The competition lives on, however, bringing at least some excitement to craft beer brewers and drinkers. But with travel restrictions in place around the world, there will be no overseas judges and fewer from elsewhere in the U.S. Instead, 120 beer experts — mostly local, but some from other states — will do the tough work normally handled by 325. And they'll be judging a mind-boggling 9,000 different entries.
Instead of lasting three days, the judging began in mid-September and will run for seventeen days, with only 35 people allowed into the judging area at one time. The same judges will have to take on multiple categories, and the BA had to work around everyone's schedule in order to accommodate them.
"There are many, many layers of protocols in place," Obenchain points out.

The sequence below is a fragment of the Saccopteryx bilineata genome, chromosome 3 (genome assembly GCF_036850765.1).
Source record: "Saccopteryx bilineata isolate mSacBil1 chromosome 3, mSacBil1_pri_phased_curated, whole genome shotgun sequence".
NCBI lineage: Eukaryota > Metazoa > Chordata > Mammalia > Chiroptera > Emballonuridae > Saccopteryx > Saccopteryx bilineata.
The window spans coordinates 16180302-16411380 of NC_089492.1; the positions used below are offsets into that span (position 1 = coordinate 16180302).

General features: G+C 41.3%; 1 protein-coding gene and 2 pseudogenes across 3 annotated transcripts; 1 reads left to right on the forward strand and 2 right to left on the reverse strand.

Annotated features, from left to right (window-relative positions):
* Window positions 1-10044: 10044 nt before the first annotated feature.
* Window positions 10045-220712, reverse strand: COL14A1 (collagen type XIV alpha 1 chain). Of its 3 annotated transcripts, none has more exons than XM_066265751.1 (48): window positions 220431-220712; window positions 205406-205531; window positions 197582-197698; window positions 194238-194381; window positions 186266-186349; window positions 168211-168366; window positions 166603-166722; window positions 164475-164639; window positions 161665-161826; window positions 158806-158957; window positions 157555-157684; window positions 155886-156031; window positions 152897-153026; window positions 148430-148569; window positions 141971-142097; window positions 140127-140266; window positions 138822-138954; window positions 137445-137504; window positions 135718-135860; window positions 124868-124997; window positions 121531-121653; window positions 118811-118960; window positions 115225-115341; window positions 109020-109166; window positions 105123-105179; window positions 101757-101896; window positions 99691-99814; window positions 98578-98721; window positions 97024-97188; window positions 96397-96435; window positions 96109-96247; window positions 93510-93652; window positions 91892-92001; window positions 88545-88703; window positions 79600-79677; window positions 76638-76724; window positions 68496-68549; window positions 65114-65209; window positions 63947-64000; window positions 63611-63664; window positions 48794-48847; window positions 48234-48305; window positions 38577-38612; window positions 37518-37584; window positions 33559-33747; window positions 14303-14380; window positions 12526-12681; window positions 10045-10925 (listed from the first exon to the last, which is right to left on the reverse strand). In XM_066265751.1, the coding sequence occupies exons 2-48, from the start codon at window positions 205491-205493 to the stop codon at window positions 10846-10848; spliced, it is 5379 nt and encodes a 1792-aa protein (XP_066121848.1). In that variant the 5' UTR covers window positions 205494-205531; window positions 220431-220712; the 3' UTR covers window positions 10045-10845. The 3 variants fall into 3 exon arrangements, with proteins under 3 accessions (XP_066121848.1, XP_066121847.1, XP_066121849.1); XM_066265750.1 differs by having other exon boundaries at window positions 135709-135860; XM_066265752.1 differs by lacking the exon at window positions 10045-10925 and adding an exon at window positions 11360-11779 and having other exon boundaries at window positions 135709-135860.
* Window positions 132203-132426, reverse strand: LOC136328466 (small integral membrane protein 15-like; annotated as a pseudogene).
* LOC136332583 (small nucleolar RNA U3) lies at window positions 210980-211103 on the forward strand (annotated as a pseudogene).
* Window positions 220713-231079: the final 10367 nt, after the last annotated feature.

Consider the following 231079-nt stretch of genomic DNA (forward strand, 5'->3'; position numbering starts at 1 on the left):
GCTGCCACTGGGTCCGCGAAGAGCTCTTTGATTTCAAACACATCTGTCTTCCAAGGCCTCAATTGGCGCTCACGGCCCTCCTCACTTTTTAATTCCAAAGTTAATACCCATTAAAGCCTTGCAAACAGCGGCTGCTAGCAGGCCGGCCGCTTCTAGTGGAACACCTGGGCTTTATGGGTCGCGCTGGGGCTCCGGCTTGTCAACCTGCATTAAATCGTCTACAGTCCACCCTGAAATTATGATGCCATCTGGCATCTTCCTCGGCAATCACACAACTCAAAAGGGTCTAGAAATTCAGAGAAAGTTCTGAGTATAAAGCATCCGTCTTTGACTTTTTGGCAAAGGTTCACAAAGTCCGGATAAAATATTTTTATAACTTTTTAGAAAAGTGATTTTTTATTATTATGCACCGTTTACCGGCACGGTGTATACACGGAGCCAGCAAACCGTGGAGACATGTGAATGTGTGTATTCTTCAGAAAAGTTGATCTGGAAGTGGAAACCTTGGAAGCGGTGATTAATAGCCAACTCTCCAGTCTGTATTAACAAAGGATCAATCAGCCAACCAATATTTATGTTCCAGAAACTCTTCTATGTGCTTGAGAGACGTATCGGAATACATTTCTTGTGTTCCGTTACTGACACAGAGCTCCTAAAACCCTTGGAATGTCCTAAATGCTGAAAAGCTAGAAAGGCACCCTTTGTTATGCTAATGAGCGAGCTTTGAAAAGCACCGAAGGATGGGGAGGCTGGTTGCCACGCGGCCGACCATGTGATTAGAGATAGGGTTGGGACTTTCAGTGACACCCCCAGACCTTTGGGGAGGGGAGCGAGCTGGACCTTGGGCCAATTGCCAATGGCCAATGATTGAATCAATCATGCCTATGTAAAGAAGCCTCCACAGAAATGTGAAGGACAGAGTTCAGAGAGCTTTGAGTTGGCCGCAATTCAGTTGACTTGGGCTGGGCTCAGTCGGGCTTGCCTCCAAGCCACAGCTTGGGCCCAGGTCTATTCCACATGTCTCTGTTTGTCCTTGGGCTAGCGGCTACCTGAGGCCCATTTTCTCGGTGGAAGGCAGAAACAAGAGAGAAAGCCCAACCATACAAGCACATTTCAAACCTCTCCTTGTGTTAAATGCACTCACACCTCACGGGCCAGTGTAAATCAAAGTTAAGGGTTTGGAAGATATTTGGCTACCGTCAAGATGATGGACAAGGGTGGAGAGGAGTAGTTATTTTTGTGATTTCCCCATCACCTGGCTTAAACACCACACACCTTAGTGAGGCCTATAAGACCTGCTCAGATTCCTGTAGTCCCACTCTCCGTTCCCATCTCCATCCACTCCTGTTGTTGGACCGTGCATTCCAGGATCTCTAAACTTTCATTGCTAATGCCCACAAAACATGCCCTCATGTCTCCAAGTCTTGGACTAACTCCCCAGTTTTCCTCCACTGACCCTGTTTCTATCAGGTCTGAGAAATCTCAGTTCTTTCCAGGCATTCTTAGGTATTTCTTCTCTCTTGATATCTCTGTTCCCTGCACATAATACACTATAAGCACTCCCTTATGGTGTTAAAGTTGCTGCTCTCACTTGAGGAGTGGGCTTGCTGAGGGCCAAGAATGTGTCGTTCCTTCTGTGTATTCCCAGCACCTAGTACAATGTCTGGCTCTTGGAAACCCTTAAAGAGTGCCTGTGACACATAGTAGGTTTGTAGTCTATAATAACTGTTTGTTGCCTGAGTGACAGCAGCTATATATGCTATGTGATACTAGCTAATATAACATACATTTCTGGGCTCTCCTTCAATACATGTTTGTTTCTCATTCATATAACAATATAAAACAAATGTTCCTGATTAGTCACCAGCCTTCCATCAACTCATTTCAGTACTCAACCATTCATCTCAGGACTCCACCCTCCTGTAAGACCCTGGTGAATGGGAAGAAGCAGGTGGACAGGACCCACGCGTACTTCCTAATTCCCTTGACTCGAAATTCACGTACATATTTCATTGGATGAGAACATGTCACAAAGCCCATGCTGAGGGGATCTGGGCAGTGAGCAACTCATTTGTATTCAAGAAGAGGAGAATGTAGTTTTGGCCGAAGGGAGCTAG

To make things slightly more streamlined, GABF organizers combined or reduced the number of categories from 107 to 91, though that is still a lot of beer. And breweries had the option this year of entering up to ten beers, something the BA allowed because it wasn't sure how many breweries would participate.
The 39th annual GABF takes place online this year and via a brewery passport that gets participants access to brewery specials and some special releases; access to both is $20. The online content begins October 16 on the Brewing Network at 5 p.m. with the awards ceremony and continues through October 17.